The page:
CRTs allow donors to retain an income interest of a fixed percentage, no less than five percent, of the trust assets. Depending on the type of CRT, the percentage is either applied to the initial market value of the assets, resulting in a fixed payment amount, or it is applied to the value of the trust assets annually, resulting in a variable payment each year. There are several variations for how payments can be made from this type of trust, making it a gift vehicle that can be tailored to different circumstances.

  1. Revocable Trust
    Unique in its properties, this giving vehicle is a giving arrangement that contains a provision stating it may be altered or canceled by the grantor. A revocable trust can be established to distribute income to the grantor during life, and transfer the trust assets to the charitable beneficiaries upon his or her death. This option appeals to donors because they are able to access the trust assets in the event they have a financial need, and they retain the right to amend or revoke the trust during their lifetime.

  2. Qualified Charitable Gift Annuities
    Individuals can make a contribution to a charitable organization under a contractual agreement known as a qualified charitable gift annuity. The donor is guaranteed a fixed amount, an annuity, for life and also receives a current income tax charitable deduction. The annuity amount is calculated based upon the age of the income beneficiary or beneficiaries.

    Charitable gift annuities are regulated at the state level, which means laws and regulations governing the issuance of this giving vehicle varies from state to state. HighGround Advisors provides donors with state-specific information to ensure compliance with state laws prior to issuing a charitable gift annuity.

  1. Charitable Lead Trusts
    Utilizing this giving vehicle provides an immediate income stream to a charitable organization of the donor’s choosing. When the trust’s term concludes, the trust assets will be returned to the donor or their family members. To complete this type of gift, a donor transfers assets to a charitable lead trust that names one or more charitable organizations to receive an income stream for either a term of years or a lifetime. Lead trusts can be funded with many different types of assets and, depending on the remainder beneficiary, donors receive either a gift or income tax charitable deduction.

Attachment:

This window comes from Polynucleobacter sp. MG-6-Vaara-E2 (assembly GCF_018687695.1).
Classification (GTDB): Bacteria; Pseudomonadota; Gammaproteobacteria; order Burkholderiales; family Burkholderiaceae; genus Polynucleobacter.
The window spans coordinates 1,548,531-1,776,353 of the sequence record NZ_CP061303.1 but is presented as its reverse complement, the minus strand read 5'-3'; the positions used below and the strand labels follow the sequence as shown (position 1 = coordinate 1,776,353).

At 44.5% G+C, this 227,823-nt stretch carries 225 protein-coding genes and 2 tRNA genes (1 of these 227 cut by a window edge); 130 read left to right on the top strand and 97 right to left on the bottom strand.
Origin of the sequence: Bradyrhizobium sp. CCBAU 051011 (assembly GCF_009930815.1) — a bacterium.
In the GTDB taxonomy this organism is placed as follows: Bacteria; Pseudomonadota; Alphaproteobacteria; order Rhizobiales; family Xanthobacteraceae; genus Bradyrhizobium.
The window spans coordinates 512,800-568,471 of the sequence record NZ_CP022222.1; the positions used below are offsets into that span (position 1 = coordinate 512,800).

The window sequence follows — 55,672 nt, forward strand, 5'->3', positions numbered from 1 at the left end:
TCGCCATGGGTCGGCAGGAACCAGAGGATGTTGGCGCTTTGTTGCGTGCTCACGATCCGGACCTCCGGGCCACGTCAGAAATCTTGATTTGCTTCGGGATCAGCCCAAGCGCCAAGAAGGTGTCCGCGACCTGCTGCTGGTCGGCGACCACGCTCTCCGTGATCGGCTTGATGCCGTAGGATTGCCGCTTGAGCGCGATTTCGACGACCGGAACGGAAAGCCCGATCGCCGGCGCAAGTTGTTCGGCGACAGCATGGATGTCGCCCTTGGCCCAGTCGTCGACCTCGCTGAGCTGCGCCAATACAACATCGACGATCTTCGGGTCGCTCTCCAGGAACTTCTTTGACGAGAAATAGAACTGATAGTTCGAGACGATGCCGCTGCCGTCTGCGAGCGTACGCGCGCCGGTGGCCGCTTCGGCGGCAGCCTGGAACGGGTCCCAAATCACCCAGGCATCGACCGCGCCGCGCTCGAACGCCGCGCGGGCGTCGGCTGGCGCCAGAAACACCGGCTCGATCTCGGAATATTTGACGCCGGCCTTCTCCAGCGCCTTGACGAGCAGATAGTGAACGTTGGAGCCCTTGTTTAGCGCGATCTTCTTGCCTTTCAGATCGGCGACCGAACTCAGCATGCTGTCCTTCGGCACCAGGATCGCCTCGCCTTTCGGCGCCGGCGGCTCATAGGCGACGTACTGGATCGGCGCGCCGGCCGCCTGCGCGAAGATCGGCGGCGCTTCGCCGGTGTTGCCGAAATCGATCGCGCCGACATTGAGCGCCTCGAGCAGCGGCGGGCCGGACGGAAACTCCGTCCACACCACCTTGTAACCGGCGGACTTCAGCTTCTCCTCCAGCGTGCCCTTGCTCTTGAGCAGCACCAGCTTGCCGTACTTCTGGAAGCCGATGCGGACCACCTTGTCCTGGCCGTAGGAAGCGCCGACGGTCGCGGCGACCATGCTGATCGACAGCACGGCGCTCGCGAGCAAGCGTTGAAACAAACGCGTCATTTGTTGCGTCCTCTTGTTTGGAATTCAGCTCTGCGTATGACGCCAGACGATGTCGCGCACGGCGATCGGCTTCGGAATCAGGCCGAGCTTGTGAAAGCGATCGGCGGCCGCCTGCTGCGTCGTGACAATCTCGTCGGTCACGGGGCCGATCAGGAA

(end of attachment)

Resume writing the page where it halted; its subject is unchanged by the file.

There are lots of different ways for individuals to set aside assets for charitable causes for generations to come.

  1. Gifts by Will
    Keep it simple! A will is a straightforward method for donors to continue a legacy of stewardship by naming a charitable organization to receive certain assets upon their death. HighGround Advisors does not draft wills for donors who wish to contribute to our nonprofit clients as it would constitute a conflict of interest. However, our staff will work with donors' attorneys to provide comprehensive language regarding the charitable gifts they wish to make.

  2. Private Family Foundations
    Established with a family’s assets and run under their instruction, a private family foundation provides an avenue for a family to facilitate charitable gifts. This giving vehicle provides an opportunity to set assets aside for charitable causes, receive income tax and estate tax benefits, while also involving future generations in charitable giving. This option requires more administration and oversight to ensure continuing compliance with Federal laws. Consult with your advisors to see if this option is right for your family. HighGround is available to partner with private foundations to provide administrative and investment services.

Now that planned giving has been mapped out for you, we hope you find donating to charitable causes a smooth ride. If you hit any bumps along the way, reach out to our trust and legal team.